I recently had a “talk ’em off the ledge” conversation with a young friend who has just passed the half-year mark with a big-city PR firm. She had targeted this particular firm because its focus and client mix mirrored what she had been passionate about in college, and she dove in with enthusiasm.
But, as those of us who have “been around the block” a few times know so well, nothing’s perfect, especially when it comes to working for a living, which I’ve talked about before.
I’m hanging out in a local mall writing this while my wife has a session with her acupuncturist a couple of miles away. I’m fascinated as I sit here watching folks mosey by with no apparent purpose other than to mosey. “How do they do that?”
I’m also reminded of a somewhat terrifying, ultimately rewarding, experience I had as a college sophomore. I had transferred to a junior college closer to home after a less-than-stellar year at Auburn University to which I had ventured fully intending to become the world’s greatest civil engineer. Instead, I:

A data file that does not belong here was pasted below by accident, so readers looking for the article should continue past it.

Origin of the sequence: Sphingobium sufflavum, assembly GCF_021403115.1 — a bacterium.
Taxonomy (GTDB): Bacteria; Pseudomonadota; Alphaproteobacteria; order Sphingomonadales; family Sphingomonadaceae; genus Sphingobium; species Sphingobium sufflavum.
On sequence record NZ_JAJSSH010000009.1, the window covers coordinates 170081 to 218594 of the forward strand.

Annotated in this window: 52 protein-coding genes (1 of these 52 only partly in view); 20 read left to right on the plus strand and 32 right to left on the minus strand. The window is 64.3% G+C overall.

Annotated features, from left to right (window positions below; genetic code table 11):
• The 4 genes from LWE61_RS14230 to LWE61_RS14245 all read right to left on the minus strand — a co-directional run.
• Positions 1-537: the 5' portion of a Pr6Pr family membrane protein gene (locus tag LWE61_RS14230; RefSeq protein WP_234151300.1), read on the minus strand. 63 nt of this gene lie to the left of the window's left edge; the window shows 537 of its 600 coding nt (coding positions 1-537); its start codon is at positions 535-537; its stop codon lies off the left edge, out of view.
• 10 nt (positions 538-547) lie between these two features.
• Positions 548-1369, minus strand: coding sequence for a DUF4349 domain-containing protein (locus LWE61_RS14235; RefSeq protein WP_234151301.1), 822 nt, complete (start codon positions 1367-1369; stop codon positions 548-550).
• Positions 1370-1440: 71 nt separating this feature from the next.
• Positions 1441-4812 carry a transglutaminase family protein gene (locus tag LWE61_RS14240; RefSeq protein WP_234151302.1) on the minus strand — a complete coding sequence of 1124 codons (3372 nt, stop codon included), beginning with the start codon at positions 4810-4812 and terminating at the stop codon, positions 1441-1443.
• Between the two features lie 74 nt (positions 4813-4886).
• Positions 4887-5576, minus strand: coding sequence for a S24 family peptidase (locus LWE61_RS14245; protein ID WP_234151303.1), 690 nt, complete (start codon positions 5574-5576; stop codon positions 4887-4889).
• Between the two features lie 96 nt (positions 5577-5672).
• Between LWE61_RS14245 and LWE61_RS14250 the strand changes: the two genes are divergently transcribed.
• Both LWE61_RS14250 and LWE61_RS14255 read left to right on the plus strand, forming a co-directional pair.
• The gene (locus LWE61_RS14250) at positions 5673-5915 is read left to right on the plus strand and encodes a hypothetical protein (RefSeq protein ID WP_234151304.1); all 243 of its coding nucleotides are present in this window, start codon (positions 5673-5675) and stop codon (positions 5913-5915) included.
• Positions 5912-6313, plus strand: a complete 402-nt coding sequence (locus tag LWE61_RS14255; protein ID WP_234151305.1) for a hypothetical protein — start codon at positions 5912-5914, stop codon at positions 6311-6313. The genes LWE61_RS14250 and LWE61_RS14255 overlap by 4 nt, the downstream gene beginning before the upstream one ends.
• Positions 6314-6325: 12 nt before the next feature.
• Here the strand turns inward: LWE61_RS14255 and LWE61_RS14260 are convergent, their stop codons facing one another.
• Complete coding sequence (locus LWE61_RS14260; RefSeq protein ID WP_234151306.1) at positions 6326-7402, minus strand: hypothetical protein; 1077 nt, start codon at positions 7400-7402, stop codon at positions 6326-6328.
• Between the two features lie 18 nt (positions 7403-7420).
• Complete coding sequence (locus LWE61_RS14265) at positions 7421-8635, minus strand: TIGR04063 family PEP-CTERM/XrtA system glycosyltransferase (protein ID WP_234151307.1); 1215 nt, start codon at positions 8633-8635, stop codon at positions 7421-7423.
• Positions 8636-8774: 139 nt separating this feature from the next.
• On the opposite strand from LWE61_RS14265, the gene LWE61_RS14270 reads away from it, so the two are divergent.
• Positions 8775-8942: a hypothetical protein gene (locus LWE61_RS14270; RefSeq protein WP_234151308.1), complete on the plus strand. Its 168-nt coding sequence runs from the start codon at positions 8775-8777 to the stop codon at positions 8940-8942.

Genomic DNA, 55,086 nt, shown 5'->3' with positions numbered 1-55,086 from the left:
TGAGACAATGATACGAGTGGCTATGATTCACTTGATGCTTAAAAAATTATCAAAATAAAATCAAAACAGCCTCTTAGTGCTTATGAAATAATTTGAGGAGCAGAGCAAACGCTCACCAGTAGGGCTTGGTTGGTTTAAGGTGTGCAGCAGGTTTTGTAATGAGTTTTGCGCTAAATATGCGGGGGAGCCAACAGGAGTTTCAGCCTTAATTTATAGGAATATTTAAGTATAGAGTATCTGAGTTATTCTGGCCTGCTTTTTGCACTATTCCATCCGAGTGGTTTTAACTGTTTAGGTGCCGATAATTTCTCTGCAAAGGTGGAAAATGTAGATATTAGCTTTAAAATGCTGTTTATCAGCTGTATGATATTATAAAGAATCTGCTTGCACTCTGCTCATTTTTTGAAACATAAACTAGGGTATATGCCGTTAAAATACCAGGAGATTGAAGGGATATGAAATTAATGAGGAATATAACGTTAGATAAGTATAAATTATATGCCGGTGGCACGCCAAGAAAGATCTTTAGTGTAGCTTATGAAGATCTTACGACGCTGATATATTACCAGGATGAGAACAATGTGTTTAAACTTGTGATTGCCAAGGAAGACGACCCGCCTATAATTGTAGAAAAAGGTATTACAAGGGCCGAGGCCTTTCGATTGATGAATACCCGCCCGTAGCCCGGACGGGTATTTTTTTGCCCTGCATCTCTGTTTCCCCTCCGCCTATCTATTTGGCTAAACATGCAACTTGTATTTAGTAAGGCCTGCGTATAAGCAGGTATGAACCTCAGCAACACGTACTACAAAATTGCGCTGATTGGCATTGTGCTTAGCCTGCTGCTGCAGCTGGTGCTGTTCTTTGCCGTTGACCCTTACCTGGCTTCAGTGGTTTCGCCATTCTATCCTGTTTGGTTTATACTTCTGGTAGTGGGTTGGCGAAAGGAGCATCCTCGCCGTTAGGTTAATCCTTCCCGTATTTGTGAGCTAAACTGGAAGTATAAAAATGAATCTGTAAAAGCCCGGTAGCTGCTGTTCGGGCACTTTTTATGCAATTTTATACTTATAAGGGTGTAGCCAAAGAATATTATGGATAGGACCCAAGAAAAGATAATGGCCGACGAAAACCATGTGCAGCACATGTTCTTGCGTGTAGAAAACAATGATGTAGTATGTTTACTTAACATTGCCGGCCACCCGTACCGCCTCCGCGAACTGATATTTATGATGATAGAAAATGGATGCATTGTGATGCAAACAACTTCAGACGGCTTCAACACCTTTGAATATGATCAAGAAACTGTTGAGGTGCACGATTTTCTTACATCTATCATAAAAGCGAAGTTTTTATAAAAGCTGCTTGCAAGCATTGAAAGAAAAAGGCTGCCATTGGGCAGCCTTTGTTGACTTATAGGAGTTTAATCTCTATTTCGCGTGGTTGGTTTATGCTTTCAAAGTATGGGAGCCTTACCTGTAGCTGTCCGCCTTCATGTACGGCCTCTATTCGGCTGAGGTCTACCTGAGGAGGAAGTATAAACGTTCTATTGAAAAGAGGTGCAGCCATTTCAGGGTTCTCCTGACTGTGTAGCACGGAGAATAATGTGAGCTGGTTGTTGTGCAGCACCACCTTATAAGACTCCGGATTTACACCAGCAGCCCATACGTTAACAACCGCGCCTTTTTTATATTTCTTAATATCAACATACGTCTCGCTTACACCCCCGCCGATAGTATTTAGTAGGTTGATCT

*Set a new personal low in grade achievement
*Partied my brains out
*Fine-tuned my pool shooting skills
*Not so much on the academic side of the river, however
There is a dangerous idea being shared in marketing, community management, and start-up circles in San Francisco – “Growth Hacking.”
According to Neil Patel, the history of the term comes from a successful Silicon Valley executive who helped organizations achieve substantial growth specifically in acquiring a user base. However, this version of the story neglects to mention the long-term life-cycle of the companies and how complex successful communications programs really are.
There is no mention of whether this style of growth worked for the organizations to really achieve what they’re looking for. There is no mention of which specific companies have employed this approach successfully, nor analysis of the return on investment, customer retention, or perception data.
The term seems to be applied as an umbrella for a range of Internet skills and tools, from social media engagement, to measuring site traffic, to content site partnerships. Using social media and Internet tools to amass a huge user base can create as many problems as it solves, because engaging with lots of people means more stake-holders, each of whom bring their own expectations to the table.